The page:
Friday, October 28, 2011

Witch Egg Phallacy



Remember this "Witch's Egg" picture from last week?   Well, if you wondered what in the world hatches from these, here's the rest of the story for you!

Witch's Eggs, continued
Wherever we have mulch, witch's eggs are showing up.  Why are they called witch's eggs?  Is it because witches hatch from them, or because they attract witches, or perhaps witches collect them and use them for spells?  I never found out for sure, but I have my suspicions.

To me they look like oozy, iris-less eyeballs or maybe reptile eggs.  Let me warn you, they excite the imagination at every stage.


These two seem to have developed pustules.



Some sort of small animal ate the top off of this one.  Is that a tiny embryo in the very center of the goop?  As it happens, someone I know and love sacrificed it in the name of scientific exploration when she performed a dissection with oak twigs.  (Hi, Emily)

For the one that won't hatch, there are at least a half dozen more coming along.


Once they start to open up, growth is fast.
~* Watch what happens in this time-lapse video from Cornell.*~


If you took a peek at the video, you already found out -- they are...

 stinkhorn mushrooms!

These are the species, Phallus ravenelii.

FYI:
  • Phallus ravenelii is named for Carolina botanist and mycologist, Henry Ravenel (1814 - 1887), who first found it in 1846. (enotes)  Ravenel earned his degree from the University of North Carolina at Chapel Hill and later become known as an expert on American fungi. (USC library)
  • Common names include stinkhorn, witch's eggs, devil's eggs, devil's horn, and my personal favorite, Satan's member (UQ News
  • The slime the mushrooms produce is where the spores are. 
  • Flies and gnats land in the slime and it gets stuck to them; they fly away and inadvertently plant more stinkhorns.
  • Mosquitoes that feed on the slime are killed. (Wikipedia)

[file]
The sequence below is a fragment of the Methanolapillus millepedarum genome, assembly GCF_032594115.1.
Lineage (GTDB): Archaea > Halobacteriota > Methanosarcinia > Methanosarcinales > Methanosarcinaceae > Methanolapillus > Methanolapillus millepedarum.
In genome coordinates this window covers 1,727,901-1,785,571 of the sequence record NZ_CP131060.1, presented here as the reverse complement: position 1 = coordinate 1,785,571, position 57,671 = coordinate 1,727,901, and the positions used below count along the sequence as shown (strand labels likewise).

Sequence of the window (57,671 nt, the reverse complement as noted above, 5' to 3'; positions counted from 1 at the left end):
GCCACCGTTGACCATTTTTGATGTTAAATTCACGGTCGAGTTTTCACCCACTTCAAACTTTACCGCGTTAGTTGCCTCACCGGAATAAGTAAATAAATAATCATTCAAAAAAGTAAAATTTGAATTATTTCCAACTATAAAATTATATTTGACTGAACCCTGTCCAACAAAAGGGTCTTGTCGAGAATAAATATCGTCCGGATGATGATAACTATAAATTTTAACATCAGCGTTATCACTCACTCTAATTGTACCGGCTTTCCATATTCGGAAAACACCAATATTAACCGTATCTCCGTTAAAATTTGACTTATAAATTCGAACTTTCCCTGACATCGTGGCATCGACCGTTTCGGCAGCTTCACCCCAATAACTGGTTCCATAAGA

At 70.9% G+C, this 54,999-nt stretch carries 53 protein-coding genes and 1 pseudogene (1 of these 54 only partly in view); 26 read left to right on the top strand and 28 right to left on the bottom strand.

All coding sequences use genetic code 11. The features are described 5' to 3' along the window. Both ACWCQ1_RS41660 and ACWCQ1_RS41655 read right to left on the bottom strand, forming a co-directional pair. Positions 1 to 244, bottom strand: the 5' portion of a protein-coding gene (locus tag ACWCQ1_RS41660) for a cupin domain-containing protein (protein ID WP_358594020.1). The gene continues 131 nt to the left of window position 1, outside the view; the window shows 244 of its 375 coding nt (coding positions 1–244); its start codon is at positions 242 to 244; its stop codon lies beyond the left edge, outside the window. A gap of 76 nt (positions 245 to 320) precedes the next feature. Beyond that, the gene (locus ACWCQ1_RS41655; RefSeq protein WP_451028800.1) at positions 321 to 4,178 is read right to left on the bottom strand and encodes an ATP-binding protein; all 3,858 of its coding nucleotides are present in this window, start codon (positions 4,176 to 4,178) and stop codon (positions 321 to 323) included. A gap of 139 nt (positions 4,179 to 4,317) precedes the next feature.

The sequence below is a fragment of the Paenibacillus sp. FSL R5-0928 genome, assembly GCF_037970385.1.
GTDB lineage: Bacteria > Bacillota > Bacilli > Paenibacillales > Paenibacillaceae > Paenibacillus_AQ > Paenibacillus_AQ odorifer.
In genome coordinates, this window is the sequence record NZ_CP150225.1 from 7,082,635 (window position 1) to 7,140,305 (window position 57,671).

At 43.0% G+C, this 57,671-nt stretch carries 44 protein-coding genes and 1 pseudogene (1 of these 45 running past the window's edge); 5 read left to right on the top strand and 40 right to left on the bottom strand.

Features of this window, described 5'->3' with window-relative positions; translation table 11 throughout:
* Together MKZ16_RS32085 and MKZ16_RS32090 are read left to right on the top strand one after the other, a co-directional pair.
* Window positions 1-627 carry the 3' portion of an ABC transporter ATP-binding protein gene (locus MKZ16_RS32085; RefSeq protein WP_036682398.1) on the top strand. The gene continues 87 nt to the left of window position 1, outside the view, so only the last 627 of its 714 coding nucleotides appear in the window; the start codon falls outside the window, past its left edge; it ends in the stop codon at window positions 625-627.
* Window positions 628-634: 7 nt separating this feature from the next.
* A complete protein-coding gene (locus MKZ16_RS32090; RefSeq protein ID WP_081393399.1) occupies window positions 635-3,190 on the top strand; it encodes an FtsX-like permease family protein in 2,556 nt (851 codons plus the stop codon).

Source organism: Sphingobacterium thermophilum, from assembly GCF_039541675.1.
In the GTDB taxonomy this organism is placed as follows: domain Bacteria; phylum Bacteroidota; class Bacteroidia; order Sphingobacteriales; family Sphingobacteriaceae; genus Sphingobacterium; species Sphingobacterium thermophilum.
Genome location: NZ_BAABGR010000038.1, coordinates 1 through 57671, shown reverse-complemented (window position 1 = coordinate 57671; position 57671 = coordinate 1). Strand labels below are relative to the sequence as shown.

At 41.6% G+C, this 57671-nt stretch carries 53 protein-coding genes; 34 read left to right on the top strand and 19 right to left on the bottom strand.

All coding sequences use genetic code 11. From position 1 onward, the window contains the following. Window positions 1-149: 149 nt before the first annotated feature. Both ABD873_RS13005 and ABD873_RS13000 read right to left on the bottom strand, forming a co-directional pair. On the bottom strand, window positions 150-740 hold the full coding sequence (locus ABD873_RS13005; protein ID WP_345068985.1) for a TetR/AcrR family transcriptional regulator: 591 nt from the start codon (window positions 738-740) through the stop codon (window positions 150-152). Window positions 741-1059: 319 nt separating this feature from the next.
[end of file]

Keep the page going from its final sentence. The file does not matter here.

• The growth of stinkhorns can produce enough force to break pavement.
  • They prefer to grow in well-rotted wood, especially mulch.
  • The eggs show up in late summer or early fall.
  • Range is all along the east coast of North America.
  • Stinkhorns are primary decomposers, breaking down leaf litter and producing a unique enzyme that breaks down the lignin in wood. (BBC Nature UK)
  • Stinkhorn eggs are considered a edible delicacy in some cultures. 
  • Historically used in Europe as a treatment for rheumatism, gout, epilepsy and skin cancers, while also being blamed for cholera and madness. (VirtualMuseum)
FYI facts from Cornell Mushroom Blog, except where noted.

But now on to the photos...


Go ahead and snicker amongst yourselves.


See how the stinkhorns are covered with gnats?  One observer said they smell "strange, like rotting flesh and violets." (Nature Plus)  I think they smell like mushrooms you left in the fridge too long, but there are hints of carrion and something kind of ethereal like violets. They are not called stinkhorns for nothing.  Whatever we think, the smell of death is ambrosia to decay-loving insects.



I watched these stinky guys for days, running outside with my camera every morning to see if there were any new developments.  My wary husband noticed this, offering to don a few leaves for me at one point.



Ahem.




Freaky Phallus Story
The stinkhorn so offended Charles Darwin's daughter, Etty, that she sniffed the air for them on her walks through the woods, plucked them up, put them in a basket and took them home to burn behind locked doors.  She didn't like the effects she believed they had on her maid servants. Hmm, the servants, eh?



A Little More
Eating a Witch's Egg
The Stinkhorn Hall of Fame


~*~